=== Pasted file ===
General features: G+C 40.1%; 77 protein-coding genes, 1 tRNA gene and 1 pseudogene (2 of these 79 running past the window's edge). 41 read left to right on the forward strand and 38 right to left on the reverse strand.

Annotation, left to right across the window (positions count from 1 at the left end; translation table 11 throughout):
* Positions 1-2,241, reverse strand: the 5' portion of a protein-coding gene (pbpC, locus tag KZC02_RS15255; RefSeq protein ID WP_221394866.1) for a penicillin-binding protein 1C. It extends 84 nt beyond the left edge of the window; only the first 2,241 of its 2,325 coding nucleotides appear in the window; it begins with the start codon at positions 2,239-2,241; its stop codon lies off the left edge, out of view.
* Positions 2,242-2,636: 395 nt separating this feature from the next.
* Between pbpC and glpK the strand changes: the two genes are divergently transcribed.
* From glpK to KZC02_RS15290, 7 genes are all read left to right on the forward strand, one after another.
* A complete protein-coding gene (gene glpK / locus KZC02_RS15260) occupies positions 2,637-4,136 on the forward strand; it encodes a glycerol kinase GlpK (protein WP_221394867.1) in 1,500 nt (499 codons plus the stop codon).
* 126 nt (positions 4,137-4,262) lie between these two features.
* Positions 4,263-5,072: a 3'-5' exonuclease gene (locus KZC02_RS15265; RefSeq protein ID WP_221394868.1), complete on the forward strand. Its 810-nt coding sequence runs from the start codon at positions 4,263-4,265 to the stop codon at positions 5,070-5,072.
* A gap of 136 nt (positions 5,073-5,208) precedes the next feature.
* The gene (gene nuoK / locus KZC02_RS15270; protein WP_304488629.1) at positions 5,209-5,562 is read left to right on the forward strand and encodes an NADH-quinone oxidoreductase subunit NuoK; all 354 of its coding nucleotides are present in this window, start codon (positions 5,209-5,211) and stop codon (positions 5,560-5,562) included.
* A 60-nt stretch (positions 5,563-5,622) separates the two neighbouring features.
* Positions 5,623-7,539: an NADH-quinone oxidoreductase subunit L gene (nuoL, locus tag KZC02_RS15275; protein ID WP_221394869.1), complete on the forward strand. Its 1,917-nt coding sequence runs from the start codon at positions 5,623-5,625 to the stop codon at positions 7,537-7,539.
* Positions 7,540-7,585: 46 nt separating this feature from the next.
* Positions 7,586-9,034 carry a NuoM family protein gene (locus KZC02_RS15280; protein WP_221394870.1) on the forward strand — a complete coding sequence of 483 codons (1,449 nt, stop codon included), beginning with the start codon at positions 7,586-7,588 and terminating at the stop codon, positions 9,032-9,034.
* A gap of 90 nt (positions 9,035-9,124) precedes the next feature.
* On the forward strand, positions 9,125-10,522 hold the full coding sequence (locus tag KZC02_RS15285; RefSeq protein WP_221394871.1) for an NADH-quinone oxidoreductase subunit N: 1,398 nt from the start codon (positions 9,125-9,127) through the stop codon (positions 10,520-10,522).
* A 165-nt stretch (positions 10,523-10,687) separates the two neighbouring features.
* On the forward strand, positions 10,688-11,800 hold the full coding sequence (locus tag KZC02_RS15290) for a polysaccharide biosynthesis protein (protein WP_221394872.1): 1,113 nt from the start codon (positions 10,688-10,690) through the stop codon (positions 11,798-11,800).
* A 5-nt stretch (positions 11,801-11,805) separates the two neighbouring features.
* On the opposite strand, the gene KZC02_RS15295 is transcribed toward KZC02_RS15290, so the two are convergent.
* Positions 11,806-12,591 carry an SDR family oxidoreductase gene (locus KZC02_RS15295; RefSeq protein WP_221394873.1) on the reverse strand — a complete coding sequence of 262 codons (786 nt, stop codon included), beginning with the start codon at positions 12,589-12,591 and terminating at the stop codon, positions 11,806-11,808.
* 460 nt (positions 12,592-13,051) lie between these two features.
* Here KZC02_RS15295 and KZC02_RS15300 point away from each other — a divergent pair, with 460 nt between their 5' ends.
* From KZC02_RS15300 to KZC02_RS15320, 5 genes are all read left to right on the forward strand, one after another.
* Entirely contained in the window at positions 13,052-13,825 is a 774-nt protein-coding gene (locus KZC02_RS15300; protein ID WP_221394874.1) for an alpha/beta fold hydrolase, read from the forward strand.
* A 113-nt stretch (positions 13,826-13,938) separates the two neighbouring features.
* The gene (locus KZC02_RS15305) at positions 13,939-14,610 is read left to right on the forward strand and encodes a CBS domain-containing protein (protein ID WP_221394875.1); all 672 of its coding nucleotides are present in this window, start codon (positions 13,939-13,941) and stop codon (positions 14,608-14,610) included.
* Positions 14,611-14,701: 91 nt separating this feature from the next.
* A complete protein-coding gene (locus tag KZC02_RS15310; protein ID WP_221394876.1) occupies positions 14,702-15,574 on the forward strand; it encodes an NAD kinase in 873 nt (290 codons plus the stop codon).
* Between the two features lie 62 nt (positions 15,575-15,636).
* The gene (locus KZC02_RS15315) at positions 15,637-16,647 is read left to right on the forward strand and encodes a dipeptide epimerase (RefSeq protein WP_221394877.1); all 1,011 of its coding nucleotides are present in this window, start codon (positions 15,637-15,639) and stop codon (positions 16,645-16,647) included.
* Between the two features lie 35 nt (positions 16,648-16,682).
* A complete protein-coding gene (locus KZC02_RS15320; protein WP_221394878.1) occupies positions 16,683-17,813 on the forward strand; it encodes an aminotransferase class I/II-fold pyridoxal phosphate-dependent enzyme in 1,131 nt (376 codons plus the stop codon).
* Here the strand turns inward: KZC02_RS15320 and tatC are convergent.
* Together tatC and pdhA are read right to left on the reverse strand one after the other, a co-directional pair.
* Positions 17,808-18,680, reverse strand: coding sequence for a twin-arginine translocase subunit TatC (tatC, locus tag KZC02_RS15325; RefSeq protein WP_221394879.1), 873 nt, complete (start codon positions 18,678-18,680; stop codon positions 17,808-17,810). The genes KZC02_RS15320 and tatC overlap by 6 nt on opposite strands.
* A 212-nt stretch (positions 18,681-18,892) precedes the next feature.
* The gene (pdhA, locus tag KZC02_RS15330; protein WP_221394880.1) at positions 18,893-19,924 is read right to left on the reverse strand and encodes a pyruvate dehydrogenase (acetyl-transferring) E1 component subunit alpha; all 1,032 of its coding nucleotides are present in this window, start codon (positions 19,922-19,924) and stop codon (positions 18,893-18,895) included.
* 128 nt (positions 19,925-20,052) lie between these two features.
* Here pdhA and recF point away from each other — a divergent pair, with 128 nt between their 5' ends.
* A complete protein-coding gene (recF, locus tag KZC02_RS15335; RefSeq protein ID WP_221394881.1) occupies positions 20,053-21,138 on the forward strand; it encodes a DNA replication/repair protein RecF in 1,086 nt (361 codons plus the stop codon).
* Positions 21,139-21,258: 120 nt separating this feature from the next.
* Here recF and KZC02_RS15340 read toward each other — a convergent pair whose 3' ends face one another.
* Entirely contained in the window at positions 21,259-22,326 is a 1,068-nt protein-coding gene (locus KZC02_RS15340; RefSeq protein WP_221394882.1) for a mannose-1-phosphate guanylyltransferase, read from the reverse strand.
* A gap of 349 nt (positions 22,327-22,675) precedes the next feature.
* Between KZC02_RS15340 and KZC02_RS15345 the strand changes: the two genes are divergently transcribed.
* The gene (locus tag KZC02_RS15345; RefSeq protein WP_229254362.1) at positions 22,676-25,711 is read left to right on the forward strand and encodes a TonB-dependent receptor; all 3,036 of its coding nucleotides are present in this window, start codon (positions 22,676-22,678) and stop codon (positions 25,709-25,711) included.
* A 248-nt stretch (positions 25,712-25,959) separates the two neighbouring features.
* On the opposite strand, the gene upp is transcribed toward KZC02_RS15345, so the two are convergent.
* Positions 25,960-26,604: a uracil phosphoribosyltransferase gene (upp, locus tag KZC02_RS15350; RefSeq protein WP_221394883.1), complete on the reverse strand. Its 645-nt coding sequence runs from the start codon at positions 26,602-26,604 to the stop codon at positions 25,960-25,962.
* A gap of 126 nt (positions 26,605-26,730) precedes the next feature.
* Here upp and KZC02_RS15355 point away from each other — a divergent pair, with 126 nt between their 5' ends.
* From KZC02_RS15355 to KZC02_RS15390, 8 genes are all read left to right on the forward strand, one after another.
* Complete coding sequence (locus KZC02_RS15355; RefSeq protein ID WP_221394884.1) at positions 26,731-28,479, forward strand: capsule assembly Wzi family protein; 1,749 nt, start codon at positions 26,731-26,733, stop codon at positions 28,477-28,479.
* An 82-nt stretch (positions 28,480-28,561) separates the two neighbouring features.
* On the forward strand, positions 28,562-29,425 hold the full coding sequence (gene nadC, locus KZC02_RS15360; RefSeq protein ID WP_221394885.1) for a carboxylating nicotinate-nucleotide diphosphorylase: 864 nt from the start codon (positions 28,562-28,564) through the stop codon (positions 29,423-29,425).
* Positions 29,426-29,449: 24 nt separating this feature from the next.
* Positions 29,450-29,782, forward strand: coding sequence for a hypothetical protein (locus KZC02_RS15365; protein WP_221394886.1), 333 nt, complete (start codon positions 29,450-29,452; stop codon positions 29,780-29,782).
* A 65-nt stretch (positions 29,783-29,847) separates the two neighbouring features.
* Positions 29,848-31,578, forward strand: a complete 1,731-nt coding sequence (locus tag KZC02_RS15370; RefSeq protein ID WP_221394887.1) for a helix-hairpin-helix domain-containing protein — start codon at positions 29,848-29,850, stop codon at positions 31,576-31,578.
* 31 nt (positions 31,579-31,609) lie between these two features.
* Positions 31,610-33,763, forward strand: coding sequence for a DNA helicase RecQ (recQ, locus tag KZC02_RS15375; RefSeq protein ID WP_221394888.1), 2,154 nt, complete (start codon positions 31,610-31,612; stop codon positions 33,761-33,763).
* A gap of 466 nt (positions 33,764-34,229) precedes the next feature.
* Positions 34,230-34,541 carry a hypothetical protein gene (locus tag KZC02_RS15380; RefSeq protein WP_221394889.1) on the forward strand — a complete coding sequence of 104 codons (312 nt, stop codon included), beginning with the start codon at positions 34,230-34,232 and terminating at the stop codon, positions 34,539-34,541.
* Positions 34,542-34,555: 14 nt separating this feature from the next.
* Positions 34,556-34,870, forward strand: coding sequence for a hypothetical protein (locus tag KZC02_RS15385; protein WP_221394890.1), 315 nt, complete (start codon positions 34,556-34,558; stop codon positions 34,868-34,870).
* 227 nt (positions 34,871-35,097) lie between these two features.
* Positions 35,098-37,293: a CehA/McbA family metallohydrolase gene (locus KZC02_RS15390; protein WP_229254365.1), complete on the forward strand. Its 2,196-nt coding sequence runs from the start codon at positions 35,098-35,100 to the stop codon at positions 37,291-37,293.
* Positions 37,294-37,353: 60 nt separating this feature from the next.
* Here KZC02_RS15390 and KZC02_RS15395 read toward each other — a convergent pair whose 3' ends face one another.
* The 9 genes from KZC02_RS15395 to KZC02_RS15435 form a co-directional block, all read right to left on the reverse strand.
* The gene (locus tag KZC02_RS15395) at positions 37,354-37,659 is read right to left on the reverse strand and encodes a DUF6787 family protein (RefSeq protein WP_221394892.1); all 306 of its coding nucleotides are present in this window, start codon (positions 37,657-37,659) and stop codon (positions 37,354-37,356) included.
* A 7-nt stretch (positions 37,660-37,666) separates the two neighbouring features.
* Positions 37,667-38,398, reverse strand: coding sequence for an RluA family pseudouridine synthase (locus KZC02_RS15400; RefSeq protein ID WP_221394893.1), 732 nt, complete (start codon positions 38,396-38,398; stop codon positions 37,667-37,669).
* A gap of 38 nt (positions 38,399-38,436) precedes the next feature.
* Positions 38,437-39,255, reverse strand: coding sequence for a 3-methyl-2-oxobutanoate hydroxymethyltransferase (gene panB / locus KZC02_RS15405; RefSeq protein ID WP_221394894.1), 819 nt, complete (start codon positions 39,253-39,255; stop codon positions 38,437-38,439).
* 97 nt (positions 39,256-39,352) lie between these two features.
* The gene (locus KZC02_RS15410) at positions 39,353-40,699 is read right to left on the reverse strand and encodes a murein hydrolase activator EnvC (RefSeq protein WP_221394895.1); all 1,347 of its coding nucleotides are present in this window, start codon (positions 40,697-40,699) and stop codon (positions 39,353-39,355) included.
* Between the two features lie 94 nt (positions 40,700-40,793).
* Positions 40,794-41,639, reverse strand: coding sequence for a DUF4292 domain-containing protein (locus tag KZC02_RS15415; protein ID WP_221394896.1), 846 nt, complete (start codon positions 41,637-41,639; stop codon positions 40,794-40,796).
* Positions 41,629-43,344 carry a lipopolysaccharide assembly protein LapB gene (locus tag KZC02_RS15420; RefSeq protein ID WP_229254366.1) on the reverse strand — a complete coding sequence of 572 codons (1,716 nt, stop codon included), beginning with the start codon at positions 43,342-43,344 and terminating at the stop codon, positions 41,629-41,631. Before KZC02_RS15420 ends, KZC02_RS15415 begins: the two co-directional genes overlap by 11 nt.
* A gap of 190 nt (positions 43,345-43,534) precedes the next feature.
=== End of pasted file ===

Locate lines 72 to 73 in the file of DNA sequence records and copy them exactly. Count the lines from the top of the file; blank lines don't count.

* The 9 genes from KZC02_RS15395 to KZC02_RS15435 form a co-directional block, all read right to left on the reverse strand.
* The gene (locus tag KZC02_RS15395) at positions 37,354-37,659 is read right to left on the reverse strand and encodes a DUF6787 family protein (RefSeq protein WP_221394892.1); all 306 of its coding nucleotides are present in this window, start codon (positions 37,657-37,659) and stop codon (positions 37,354-37,356) included.